Yes, taste is in the food, whether it be a good taste or a bad taste. In the real sense taste is not in our tongue; it is with the tongue that we have the sense of taste. Our sense organs place us in a real world which we experience by hearing, seeing, smelling, tasting, touching.

God is real as Creator God!

His creation is real as the expression of the Logos in all things.

Yes, heaven is real and hell is real! Be not deceived!

We wrote two texts above this essay. They are different in viewpoint. In Psalm 34:8 there is a glad exhortation for the church to taste and see that the LORD (Jehovah) is good. In I Peter 2:3 the truth of grace in the hearts of the saints, young and old, is stated as being a present reality in their experiential lives. “If so be that ye have tasted. …” And then it is stated as being the reason why these newborn babes should hunger for the pure milk of the word. They have tasted in this preaching that the Lord is good, and that he is full of kind compassion. They are pilgrims and strangers because they are born again unto a lively hope by the resurrection of Jesus Christ from the dead, unto a lively hope laid away for them in heaven, uncorruptible, undefilable and that fadeth not away.

Yes, they have tasted that “Jehovah-saves” is God. They were not merely redeemed at Calvary, but they were made alive in Christ, and as newborn babes they had tasted that the Lord is good! And it is fitting for newborn children to drink the reasonable, undefiled milk. This milk has a new “logic” in it. It is the logic of the Cross, resurrection and the hope of glory. It does not have in it the unreasonableness of sin. And so it is expected of children, who have experienced grace to conduct themselves accordingly under the preaching of the Word, in Catechism, Bible Societies and in the Christian School! This holds for young and old. All are “reborn children”. And this we shall remain even in heaven.

In the Old Testament the revealed goodness of the LORD came in the form of God’s great protective love and power and deliverance from the enemies round about Israel. A good case in point is the great deliverance of Elisha at Dothan. Elisha had been surrounded that night by the Syrian armies, who came to take him captive because he was the Lord’s prophet. But upon Elisha’s prayer, God opened the eyes of his servant, to see that they were surrounded by a far greater and more powerful Ally, Jehovah God. The city was surrounded by the Lord. We read “. . . and he saw: and behold, the mountain was full of horses and chariots of fire round about Elisha”. Elisha here tasted that Jehovah is good with a protective and saving goodness! It did not require an army of angels to defend and protect Jerusalem in the days of king Hezekiah. We read in II Kings 19:35, “For I will defend this city to save it for mine own sake and for David’s sake, And it came to pass that night, that the angel of the LORD went out, and smote in the camp of the Assyrians an hundred and fourscore and five thousand: and when they arose early in the morning, behold they were all dead corpses”.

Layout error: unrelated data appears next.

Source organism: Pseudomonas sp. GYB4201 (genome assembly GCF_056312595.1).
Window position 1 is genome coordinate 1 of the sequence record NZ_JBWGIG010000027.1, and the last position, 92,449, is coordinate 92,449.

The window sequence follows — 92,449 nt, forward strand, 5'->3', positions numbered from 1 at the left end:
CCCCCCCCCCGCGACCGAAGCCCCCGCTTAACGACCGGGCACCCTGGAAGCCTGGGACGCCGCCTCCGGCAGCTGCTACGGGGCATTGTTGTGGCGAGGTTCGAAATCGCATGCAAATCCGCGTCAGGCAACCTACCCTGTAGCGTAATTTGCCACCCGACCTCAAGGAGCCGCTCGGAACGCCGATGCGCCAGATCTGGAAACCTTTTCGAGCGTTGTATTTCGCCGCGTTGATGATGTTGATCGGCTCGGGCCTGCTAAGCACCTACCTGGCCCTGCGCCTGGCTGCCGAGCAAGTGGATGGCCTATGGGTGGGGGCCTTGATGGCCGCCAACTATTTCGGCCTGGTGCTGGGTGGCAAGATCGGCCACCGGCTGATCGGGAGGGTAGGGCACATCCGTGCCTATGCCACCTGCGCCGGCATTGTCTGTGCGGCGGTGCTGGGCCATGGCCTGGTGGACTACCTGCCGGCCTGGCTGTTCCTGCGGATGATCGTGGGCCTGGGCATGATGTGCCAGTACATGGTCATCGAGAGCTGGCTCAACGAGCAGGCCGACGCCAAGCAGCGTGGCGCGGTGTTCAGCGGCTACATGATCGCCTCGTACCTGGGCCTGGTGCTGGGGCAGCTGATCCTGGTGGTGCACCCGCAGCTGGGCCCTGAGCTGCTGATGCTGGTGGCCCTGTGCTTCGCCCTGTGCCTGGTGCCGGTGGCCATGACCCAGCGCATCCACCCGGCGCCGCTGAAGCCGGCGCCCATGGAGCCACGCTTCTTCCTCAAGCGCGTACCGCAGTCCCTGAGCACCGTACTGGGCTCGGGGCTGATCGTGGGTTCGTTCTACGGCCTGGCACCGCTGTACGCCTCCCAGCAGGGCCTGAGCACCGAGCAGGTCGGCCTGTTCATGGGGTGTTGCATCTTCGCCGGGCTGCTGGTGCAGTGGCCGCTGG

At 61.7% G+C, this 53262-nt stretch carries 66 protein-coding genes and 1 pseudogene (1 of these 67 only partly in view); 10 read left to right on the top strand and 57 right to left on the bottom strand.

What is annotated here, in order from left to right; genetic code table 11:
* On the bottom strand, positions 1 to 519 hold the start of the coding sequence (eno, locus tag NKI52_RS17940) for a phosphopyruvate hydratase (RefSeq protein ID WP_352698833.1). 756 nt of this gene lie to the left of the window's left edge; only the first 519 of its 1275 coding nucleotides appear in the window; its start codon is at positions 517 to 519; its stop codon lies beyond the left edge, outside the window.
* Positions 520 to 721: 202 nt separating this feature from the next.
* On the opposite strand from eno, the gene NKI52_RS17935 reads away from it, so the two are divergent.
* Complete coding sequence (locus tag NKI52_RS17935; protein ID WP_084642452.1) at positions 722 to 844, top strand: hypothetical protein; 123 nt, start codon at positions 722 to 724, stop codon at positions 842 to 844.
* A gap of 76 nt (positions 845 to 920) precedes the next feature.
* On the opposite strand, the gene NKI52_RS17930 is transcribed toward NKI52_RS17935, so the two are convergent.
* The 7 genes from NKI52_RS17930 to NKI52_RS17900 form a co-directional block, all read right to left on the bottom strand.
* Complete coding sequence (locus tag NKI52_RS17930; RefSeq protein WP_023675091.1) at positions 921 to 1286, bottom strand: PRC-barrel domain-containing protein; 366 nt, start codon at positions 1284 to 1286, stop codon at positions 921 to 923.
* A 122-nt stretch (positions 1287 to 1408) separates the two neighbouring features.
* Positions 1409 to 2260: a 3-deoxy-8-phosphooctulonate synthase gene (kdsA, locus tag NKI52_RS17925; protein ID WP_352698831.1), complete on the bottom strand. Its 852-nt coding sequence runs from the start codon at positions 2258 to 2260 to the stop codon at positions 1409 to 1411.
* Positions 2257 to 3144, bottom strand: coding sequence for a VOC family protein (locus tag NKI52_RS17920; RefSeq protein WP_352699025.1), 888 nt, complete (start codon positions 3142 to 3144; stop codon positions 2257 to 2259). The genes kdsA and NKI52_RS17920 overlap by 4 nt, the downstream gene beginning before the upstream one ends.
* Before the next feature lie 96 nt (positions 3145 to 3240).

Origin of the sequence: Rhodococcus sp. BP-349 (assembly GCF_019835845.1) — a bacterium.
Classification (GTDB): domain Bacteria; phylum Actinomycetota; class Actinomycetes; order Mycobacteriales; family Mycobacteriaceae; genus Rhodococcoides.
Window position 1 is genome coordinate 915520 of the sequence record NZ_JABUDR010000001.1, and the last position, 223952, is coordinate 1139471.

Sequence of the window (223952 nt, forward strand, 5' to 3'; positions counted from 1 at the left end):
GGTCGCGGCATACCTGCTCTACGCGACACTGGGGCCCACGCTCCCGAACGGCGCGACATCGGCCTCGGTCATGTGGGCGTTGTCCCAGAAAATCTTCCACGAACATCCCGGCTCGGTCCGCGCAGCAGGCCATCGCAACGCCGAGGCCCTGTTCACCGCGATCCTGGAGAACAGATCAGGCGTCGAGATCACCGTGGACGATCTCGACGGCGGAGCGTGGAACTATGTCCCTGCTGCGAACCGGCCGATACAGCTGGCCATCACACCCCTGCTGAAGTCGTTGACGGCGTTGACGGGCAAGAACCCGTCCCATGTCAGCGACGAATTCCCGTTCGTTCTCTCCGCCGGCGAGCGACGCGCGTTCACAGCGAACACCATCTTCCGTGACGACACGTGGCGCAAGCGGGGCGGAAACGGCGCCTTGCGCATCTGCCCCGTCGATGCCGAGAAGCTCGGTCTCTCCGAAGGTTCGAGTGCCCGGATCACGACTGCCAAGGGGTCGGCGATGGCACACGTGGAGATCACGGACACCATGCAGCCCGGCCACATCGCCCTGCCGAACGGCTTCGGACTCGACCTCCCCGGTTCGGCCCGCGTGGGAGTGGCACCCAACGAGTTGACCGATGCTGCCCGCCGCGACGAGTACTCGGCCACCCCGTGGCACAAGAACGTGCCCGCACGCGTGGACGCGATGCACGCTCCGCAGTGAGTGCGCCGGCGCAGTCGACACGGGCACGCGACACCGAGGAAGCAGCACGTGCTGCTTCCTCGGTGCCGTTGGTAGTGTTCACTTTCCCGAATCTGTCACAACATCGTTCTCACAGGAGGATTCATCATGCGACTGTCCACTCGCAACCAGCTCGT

Thus it was in God’s miraculous salvation in the time of the Psalmist. Writes he “. . . this poor man cried, and the LORD heard him, and saved him out of all his troubles. The angel of the LORD (Jesus) encampeth round about them that fear him, and delivered them.” Small wonder that he adds .the glad outcry, “O taste and see that the LORD is good: blessed is the man that trusteth in him” (Psalm 34:6-8).

On the New Testament level we see this in a very much greater degree. For the Angel of the Lord’s presence has come. He came as the Angel of the Covenant; He established the New Testament in His blood; He is powerfully revealed to be the Son of God by the resurrection out of the dead. Here too we cry out and say: O taste and see that the Lord Jesus is good. He is helpful in every hour of need. He says, “Lo I am with you always, even unto the end of the ages.” Amen

Now if you have tasted that the Lord Jesus is good, and you hear His loving voice say: come unto me all ye that labor and are heavy laden, and I will give you rest, then you will conduct yourselves very properly toward the pure milk of the word. You will come, you will drink the sure mercies of David. The gospel tastes good. It is a sweet savor to those who are saved. Nor does it lose its savor when preached to those who perish. There are those who perish who have tasted. The Gospel tastes good because our Savior “tasted death” which was of such a nature that the first “taste” made his soul cringe; he was sorrowful unto death. O, the exceeding sorrow which that first taste caused to Jesus’ human soul. Yes, he tasted death that we should never taste death unto eternity. Sometimes, from a natural point of view, the unbelievers taste the heavenly gift, and were even enlightened by the testimony of the Spirit that this is “good”; yea, they tasted the good Word of God, and the powers of the world to come — yet they never put off all malice and all guile and hypocrisies, and envies and all evil speakings, so as to grow in spiritual stature, to become matured men and women of God. The milk which they drank never became a part and parcel of their very being, so that they became more and more bone of Christ’s bone, and flesh of His flesh in that holy mystical union of covenant fellowship with the ever blessed God!

No, sugar is sweet, and salt is salty if it has not lost its savor. Taste is in the food, in the milk of the Word. The word never loses its savor unless it is corrupted by adding that which is not milk. It is very important that ministers, teachers, elders keep this in mind. Not every sermon tastes good. There are bad sermons of lying preachers. The sermons will all be burned as so much hay and stubble. There are also poor sermons, which are not based on careful exegesis. Here the Scriptures are sometimes poorly divided. These don’t always taste like the pure milk of the Word. However, when we are very hungry and thirsty for the comfort of the Word we drink every savory morsel, do we not?